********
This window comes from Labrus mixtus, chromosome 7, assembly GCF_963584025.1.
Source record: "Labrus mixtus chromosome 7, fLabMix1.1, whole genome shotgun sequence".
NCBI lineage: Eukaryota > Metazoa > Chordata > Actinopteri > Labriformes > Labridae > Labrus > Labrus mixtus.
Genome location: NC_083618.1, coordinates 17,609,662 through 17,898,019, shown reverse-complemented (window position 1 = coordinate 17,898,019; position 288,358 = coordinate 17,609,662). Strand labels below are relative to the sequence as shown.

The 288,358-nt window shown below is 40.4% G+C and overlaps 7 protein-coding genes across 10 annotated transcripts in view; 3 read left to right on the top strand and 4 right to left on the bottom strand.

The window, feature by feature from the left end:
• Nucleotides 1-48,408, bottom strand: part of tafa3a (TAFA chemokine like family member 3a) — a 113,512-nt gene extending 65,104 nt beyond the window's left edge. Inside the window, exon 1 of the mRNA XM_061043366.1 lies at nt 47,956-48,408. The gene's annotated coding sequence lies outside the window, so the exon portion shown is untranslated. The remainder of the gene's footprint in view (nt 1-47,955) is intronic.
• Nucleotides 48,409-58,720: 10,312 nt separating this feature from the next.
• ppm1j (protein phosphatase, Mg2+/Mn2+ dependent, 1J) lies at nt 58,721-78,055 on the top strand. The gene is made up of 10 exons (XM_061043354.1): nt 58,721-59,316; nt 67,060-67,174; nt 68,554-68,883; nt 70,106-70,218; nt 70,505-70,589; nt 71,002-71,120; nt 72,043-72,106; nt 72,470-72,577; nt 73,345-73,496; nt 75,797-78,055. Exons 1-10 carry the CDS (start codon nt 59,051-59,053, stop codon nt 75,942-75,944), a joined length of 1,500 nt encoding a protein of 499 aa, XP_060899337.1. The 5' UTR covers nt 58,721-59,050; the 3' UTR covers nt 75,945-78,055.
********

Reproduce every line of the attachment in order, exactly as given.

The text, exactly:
This window comes from Labrus mixtus, chromosome 7, assembly GCF_963584025.1.
Source record: "Labrus mixtus chromosome 7, fLabMix1.1, whole genome shotgun sequence".
NCBI lineage: Eukaryota > Metazoa > Chordata > Actinopteri > Labriformes > Labridae > Labrus > Labrus mixtus.
Genome location: NC_083618.1, coordinates 17,609,662 through 17,898,019, shown reverse-complemented (window position 1 = coordinate 17,898,019; position 288,358 = coordinate 17,609,662). Strand labels below are relative to the sequence as shown.

The 288,358-nt window shown below is 40.4% G+C and overlaps 7 protein-coding genes across 10 annotated transcripts in view; 3 read left to right on the top strand and 4 right to left on the bottom strand.

The window, feature by feature from the left end:
• Nucleotides 1-48,408, bottom strand: part of tafa3a (TAFA chemokine like family member 3a) — a 113,512-nt gene extending 65,104 nt beyond the window's left edge. Inside the window, exon 1 of the mRNA XM_061043366.1 lies at nt 47,956-48,408. The gene's annotated coding sequence lies outside the window, so the exon portion shown is untranslated. The remainder of the gene's footprint in view (nt 1-47,955) is intronic.
• Nucleotides 48,409-58,720: 10,312 nt separating this feature from the next.
• ppm1j (protein phosphatase, Mg2+/Mn2+ dependent, 1J) lies at nt 58,721-78,055 on the top strand. The gene is made up of 10 exons (XM_061043354.1): nt 58,721-59,316; nt 67,060-67,174; nt 68,554-68,883; nt 70,106-70,218; nt 70,505-70,589; nt 71,002-71,120; nt 72,043-72,106; nt 72,470-72,577; nt 73,345-73,496; nt 75,797-78,055. Exons 1-10 carry the CDS (start codon nt 59,051-59,053, stop codon nt 75,942-75,944), a joined length of 1,500 nt encoding a protein of 499 aa, XP_060899337.1. The 5' UTR covers nt 58,721-59,050; the 3' UTR covers nt 75,945-78,055.